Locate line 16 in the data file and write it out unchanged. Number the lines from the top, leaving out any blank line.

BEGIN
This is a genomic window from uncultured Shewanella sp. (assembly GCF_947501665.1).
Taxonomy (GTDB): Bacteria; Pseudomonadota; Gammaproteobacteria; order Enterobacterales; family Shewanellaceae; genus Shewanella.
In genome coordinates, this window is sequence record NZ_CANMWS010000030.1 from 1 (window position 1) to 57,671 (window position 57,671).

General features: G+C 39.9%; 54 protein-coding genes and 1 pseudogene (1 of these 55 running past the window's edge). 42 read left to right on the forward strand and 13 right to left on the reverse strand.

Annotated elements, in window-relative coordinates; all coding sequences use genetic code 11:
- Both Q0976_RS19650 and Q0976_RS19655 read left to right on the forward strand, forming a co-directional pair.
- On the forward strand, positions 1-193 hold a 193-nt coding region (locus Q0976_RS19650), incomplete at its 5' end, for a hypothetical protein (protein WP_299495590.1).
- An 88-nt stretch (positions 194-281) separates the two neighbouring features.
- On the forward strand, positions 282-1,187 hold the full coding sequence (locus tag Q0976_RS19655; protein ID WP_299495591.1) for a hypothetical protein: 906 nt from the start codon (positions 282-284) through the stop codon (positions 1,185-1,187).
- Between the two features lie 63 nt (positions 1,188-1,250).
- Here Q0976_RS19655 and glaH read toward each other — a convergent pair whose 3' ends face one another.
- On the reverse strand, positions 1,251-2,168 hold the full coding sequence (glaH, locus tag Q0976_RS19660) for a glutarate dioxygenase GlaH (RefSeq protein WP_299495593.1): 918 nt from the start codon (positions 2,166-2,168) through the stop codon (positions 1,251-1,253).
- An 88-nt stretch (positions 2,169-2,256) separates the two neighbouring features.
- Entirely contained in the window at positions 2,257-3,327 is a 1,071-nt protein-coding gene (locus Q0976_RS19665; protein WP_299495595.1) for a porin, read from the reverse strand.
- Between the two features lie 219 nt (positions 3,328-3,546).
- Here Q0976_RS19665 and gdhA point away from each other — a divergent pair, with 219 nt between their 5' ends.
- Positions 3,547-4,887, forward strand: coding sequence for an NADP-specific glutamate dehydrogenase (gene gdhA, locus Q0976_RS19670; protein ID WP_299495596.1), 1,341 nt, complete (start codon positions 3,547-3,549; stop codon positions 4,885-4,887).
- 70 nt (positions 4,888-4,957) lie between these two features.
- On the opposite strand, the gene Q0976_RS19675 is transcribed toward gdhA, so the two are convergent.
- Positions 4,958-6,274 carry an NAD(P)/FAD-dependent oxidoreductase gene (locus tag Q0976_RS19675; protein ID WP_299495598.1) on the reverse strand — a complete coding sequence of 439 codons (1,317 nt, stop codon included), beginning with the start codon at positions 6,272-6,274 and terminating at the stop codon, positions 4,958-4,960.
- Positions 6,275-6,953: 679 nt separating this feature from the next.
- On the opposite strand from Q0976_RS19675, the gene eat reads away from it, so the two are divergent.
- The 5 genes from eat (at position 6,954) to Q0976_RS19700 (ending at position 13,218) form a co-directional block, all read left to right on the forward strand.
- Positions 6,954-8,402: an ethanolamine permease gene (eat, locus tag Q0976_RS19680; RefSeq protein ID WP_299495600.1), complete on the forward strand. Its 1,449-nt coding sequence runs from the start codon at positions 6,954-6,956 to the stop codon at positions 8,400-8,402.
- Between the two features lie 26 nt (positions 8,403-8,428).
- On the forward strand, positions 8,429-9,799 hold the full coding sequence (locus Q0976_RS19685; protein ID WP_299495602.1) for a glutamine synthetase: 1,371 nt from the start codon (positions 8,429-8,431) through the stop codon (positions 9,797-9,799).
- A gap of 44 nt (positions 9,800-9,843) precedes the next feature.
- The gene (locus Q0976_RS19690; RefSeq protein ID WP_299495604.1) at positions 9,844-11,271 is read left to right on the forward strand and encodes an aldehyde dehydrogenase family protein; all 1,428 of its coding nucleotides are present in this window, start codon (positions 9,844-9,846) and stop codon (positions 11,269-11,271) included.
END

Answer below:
- Here Q0976_RS19665 and gdhA point away from each other — a divergent pair, with 219 nt between their 5' ends.